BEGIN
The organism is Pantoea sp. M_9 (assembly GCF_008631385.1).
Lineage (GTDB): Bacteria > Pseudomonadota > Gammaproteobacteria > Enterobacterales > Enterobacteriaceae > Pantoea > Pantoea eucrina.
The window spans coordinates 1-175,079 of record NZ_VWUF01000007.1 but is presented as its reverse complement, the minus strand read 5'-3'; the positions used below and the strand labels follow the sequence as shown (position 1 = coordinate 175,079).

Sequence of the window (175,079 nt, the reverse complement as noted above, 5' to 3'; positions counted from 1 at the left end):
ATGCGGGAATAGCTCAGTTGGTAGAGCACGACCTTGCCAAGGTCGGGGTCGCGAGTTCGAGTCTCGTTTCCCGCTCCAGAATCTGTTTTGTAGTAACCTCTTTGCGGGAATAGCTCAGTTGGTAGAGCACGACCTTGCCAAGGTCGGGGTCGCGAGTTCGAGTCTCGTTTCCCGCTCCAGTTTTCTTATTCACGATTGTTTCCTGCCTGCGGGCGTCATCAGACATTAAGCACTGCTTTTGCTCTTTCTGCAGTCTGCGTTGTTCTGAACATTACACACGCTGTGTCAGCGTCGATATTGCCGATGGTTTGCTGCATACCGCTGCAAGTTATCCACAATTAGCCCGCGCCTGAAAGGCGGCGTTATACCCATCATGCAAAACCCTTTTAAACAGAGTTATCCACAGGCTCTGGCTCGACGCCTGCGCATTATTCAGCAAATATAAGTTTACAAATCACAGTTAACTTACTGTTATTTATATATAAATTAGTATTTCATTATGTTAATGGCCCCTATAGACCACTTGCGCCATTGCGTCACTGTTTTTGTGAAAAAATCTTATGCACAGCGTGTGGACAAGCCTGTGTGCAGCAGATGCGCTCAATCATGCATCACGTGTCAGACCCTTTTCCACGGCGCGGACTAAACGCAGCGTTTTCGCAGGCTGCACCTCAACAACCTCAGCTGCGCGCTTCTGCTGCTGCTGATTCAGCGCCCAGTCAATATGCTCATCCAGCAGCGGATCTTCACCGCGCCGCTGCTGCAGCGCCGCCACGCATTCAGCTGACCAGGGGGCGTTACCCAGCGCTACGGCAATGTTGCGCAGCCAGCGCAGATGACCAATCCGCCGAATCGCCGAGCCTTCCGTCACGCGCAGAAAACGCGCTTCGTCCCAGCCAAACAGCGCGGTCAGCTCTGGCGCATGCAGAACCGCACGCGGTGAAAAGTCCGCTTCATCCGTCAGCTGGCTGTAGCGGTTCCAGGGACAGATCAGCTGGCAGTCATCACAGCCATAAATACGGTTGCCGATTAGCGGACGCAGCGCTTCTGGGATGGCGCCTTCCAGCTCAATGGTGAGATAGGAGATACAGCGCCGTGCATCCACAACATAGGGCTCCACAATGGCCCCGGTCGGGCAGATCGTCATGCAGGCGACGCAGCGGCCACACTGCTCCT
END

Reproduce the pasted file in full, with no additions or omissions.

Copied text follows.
The organism is Pantoea sp. M_9 (assembly GCF_008631385.1).
Lineage (GTDB): Bacteria > Pseudomonadota > Gammaproteobacteria > Enterobacterales > Enterobacteriaceae > Pantoea > Pantoea eucrina.
The window spans coordinates 1-175,079 of record NZ_VWUF01000007.1 but is presented as its reverse complement, the minus strand read 5'-3'; the positions used below and the strand labels follow the sequence as shown (position 1 = coordinate 175,079).

Sequence of the window (175,079 nt, the reverse complement as noted above, 5' to 3'; positions counted from 1 at the left end):
ATGCGGGAATAGCTCAGTTGGTAGAGCACGACCTTGCCAAGGTCGGGGTCGCGAGTTCGAGTCTCGTTTCCCGCTCCAGAATCTGTTTTGTAGTAACCTCTTTGCGGGAATAGCTCAGTTGGTAGAGCACGACCTTGCCAAGGTCGGGGTCGCGAGTTCGAGTCTCGTTTCCCGCTCCAGTTTTCTTATTCACGATTGTTTCCTGCCTGCGGGCGTCATCAGACATTAAGCACTGCTTTTGCTCTTTCTGCAGTCTGCGTTGTTCTGAACATTACACACGCTGTGTCAGCGTCGATATTGCCGATGGTTTGCTGCATACCGCTGCAAGTTATCCACAATTAGCCCGCGCCTGAAAGGCGGCGTTATACCCATCATGCAAAACCCTTTTAAACAGAGTTATCCACAGGCTCTGGCTCGACGCCTGCGCATTATTCAGCAAATATAAGTTTACAAATCACAGTTAACTTACTGTTATTTATATATAAATTAGTATTTCATTATGTTAATGGCCCCTATAGACCACTTGCGCCATTGCGTCACTGTTTTTGTGAAAAAATCTTATGCACAGCGTGTGGACAAGCCTGTGTGCAGCAGATGCGCTCAATCATGCATCACGTGTCAGACCCTTTTCCACGGCGCGGACTAAACGCAGCGTTTTCGCAGGCTGCACCTCAACAACCTCAGCTGCGCGCTTCTGCTGCTGCTGATTCAGCGCCCAGTCAATATGCTCATCCAGCAGCGGATCTTCACCGCGCCGCTGCTGCAGCGCCGCCACGCATTCAGCTGACCAGGGGGCGTTACCCAGCGCTACGGCAATGTTGCGCAGCCAGCGCAGATGACCAATCCGCCGAATCGCCGAGCCTTCCGTCACGCGCAGAAAACGCGCTTCGTCCCAGCCAAACAGCGCGGTCAGCTCTGGCGCATGCAGAACCGCACGCGGTGAAAAGTCCGCTTCATCCGTCAGCTGGCTGTAGCGGTTCCAGGGACAGATCAGCTGGCAGTCATCACAGCCATAAATACGGTTGCCGATTAGCGGACGCAGCGCTTCTGGGATGGCGCCTTCCAGCTCAATGGTGAGATAGGAGATACAGCGCCGTGCATCCACAACATAGGGCTCCACAATGGCCCCGGTCGGGCAGATCGTCATGCAGGCGACGCAGCGGCCACACTGCTCCT